Nemmadi: Rural Telecentres Aid E-Governance1st Sep 2007
VP-technology, Comat Technologies
It wasn't so long ago that senior citizens of rural Karnataka spent money and the better part of two days travelling to the district pension office at the taluk headquarters, to collect money or process documents. Nemmadi has provided them with the solution, telecenters that link the remotest rural areas and increase connectivity.
- Developing technology infrastructure in the hinterland
- How everyone can win with public private partnerships
- Value at the bottom of the pyramid
Over time, Project Bhoomi received criticism for centralizing land records at the taluk level. It still required villagers to travel up to the nearest taluk. To improve their reach, the state government put in place a rural telecenters project, better known as Nemmadi. It has certainly saved the rural residents the long commute as they can access records from the nearest tele-center.
Case Study Highlights
- Project Nemmadi is a Rs 30-crore public-private initiative is an extension of the celebrated Project Bhoomi that computerized 2 crore rural land records in 2001
- By February 2007, the basic infrastructure was ready in almost 30,000 villages across Karnataka’s hinterland
- Today, there are 755 telecenters operational with rural digital service provided across 55 taluks
- As of now, the telecenters provide 37 services ranging from utility payments to processing of documents apart from RTCs
The e-governance department actually began the telecenter initiative in 2004 with a pilot project at Mandya in a town called Maddur to determine its efficacy across villages. The pilot showed a high probability of success, paving the way for the rollout of Namma kiosks.
The operation model for Nemmadi has been stringent in its SLAs. As Ashim Roy, VP for technology at Comat Technologies, says, "3iInfotech are providing us support in terms of procurement and so on. But in terms of architecting the solution and managing the deployment, that's totally our responsibility." On its part, Comat has built, deployed and maintained the telecenters, referred to as rural business centers (RBC), for the first five years of the implementation. These RBC kiosks offer both G2C as well as B2C services. Comat has also taken up existing Bhoomi kiosks, and scaled them up from being centers dedicated to land record-related services to B2C-friendly RBCs. Each RBC possesses backup power and is equipped with one computer, printer and camera.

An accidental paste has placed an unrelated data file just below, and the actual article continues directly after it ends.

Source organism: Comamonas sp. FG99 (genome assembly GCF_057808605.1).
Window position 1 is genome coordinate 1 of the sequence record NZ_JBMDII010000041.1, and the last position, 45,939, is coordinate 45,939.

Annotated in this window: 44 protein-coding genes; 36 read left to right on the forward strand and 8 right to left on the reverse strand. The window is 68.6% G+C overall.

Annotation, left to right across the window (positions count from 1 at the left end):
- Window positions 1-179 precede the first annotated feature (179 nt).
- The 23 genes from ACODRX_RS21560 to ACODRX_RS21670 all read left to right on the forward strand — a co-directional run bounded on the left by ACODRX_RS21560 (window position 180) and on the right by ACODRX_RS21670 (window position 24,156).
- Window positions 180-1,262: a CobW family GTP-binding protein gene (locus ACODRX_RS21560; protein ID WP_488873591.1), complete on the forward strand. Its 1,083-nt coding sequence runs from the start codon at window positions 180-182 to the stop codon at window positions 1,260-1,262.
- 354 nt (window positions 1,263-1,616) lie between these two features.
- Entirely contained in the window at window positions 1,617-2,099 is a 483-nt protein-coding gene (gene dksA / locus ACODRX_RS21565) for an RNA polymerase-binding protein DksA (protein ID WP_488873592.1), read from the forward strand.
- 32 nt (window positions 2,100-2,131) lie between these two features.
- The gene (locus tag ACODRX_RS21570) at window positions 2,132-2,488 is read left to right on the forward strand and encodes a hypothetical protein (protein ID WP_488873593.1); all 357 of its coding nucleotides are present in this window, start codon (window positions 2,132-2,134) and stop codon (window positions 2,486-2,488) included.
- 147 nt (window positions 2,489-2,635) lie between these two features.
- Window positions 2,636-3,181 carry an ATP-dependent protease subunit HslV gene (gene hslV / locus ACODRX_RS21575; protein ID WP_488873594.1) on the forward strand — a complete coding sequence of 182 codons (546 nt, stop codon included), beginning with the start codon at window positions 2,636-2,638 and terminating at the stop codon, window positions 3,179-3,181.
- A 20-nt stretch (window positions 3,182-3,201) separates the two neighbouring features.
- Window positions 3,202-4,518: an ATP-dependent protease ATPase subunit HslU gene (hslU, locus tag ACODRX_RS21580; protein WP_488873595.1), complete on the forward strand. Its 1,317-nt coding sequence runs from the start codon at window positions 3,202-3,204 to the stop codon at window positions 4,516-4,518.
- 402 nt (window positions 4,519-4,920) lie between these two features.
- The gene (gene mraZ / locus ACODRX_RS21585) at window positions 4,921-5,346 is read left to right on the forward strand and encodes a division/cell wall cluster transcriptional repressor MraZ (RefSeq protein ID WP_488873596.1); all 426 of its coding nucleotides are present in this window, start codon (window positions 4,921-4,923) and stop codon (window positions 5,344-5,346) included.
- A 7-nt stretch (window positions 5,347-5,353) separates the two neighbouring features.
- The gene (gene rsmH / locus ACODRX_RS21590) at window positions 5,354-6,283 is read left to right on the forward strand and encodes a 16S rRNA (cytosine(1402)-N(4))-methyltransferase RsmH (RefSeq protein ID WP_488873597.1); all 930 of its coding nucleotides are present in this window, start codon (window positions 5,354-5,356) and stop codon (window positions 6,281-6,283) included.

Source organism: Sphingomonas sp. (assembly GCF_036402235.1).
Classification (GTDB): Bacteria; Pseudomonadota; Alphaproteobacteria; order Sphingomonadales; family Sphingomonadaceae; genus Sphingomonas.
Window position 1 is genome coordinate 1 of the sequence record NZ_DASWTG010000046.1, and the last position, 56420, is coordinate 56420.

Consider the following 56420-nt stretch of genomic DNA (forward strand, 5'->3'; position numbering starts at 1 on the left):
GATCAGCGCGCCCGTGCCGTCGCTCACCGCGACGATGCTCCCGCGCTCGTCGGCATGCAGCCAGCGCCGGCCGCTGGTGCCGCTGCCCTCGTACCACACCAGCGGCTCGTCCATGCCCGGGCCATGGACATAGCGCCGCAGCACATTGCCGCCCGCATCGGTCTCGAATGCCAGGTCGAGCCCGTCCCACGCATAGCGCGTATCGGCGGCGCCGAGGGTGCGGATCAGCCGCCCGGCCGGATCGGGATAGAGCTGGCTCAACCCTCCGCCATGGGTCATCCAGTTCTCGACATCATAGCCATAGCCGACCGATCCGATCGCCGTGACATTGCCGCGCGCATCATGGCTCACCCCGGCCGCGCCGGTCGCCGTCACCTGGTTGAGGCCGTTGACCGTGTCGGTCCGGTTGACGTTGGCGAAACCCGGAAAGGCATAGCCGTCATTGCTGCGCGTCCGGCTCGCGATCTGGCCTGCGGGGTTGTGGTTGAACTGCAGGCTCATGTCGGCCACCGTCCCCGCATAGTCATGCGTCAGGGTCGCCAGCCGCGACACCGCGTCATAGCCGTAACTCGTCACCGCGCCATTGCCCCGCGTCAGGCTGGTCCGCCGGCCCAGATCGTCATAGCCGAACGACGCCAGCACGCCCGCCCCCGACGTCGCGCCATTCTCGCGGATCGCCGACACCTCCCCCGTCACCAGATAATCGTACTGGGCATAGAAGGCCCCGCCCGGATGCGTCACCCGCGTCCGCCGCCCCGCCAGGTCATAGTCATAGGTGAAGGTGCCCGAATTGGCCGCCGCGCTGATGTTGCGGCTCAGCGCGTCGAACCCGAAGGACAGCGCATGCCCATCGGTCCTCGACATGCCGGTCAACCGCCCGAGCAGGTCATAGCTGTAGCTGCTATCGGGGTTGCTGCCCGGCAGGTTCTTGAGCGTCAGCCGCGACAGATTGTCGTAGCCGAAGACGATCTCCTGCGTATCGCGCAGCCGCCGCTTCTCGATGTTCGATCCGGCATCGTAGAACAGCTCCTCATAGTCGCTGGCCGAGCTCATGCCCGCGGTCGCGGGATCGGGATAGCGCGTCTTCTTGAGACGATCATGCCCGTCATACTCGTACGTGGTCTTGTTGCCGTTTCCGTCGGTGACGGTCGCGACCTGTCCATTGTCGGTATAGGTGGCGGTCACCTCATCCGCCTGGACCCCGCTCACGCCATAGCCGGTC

Comat has developed a Global Services Infrastructure (GSI) that provides a common platform to deliver the diverse services. The rural digital service application collects data and issues certificates online, but can function even offline by writing data into the local queue. Once online, it's synced with the central database at the state data center. The Karnataka government has also set up the Nemmadi Monitoring Cell (NMC), which receives 3 percent of the share of all B2C and G2C service charges. At the village level, the tele-center sources data from the state data center. So, in the case of Bhoomi land records, for instance, citizens can access RTC data online using the RTC-on-Web application.
NIC had provided the software for the RTCs. But for the others, we had to create the software," says Roy. Comat had developed GSI that provided a common platform for delivery of all RTCs. Another huge problem Comat faced was breaks in connectivity. "Any break in connectivity affects the RTC printout. We have to keep track of all the papers. At the end of every month, we have to give a report to the government listing out the RTCs that have been issued, and those that got damaged," asserts Roy. To counter the problem of breaks in prints causing security or authenticity issues, measures like holograms that identify the documents' origin and authenticity have now been introduced.
However, change management continues to be the biggest challenge, even from a citizen's point of view. Optimization of time has been tried out in Nemmadi processes. There is one SLA, which states that no paper can be kept pending for more than two days. Thereafter, it basically functions on a first -come- first-served basis. Despite being burdened by criticisms and riding on the success of Bhoomi, the Namma Telecenters are running in 55 taluks. By October-end, there are plans to cover all 177 taluks. Of course, the champions of the project - both public and private partners - are prepared for more resistance from middlemen, who will be eliminated with the success of the telecenters.
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